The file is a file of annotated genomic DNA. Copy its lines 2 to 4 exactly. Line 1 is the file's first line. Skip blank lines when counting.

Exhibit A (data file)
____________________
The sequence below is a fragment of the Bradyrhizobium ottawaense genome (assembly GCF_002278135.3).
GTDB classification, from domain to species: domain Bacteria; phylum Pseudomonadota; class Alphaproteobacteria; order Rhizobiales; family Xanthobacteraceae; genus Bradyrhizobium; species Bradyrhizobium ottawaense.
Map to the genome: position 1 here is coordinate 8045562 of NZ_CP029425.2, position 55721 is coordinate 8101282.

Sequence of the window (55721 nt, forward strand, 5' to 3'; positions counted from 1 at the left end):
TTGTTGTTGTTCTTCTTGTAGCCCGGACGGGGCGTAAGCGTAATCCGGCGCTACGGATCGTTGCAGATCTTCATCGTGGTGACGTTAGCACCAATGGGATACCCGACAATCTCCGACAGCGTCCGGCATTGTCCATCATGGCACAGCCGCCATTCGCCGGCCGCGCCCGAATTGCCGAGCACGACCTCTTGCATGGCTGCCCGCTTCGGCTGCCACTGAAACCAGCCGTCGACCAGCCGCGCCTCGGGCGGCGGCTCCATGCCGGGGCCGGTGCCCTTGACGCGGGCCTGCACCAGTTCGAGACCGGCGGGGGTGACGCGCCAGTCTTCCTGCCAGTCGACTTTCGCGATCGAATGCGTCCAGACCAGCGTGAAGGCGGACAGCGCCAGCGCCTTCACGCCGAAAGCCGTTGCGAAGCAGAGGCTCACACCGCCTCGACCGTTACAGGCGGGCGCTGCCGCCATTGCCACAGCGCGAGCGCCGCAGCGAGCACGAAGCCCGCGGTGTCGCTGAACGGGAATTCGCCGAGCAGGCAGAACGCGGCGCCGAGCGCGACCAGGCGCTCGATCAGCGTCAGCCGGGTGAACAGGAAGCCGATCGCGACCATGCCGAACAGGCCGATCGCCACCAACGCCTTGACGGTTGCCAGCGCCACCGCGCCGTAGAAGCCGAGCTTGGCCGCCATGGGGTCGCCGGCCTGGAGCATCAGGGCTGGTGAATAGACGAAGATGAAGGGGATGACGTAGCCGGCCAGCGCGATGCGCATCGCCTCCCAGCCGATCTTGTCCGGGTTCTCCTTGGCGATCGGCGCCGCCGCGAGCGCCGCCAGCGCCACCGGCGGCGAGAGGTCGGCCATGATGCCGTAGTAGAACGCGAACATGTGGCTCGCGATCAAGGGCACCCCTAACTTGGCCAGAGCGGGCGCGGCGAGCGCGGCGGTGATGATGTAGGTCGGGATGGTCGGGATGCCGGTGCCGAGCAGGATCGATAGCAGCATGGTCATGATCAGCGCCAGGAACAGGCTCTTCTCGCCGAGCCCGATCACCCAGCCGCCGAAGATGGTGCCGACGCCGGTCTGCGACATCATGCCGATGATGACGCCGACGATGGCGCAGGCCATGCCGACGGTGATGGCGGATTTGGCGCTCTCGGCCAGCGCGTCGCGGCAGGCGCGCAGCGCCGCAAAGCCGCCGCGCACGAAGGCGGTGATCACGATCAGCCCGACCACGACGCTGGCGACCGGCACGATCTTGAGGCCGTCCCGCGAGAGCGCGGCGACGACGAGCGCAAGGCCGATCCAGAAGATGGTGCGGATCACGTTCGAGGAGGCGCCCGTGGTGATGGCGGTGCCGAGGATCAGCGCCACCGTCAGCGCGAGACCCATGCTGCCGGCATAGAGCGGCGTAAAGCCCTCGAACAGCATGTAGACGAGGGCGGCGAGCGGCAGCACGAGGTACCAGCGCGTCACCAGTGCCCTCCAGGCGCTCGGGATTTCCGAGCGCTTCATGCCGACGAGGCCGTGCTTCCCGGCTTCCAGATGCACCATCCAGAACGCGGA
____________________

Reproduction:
GTDB classification, from domain to species: domain Bacteria; phylum Pseudomonadota; class Alphaproteobacteria; order Rhizobiales; family Xanthobacteraceae; genus Bradyrhizobium; species Bradyrhizobium ottawaense.
Map to the genome: position 1 here is coordinate 8045562 of NZ_CP029425.2, position 55721 is coordinate 8101282.

Sequence of the window (55721 nt, forward strand, 5' to 3'; positions counted from 1 at the left end):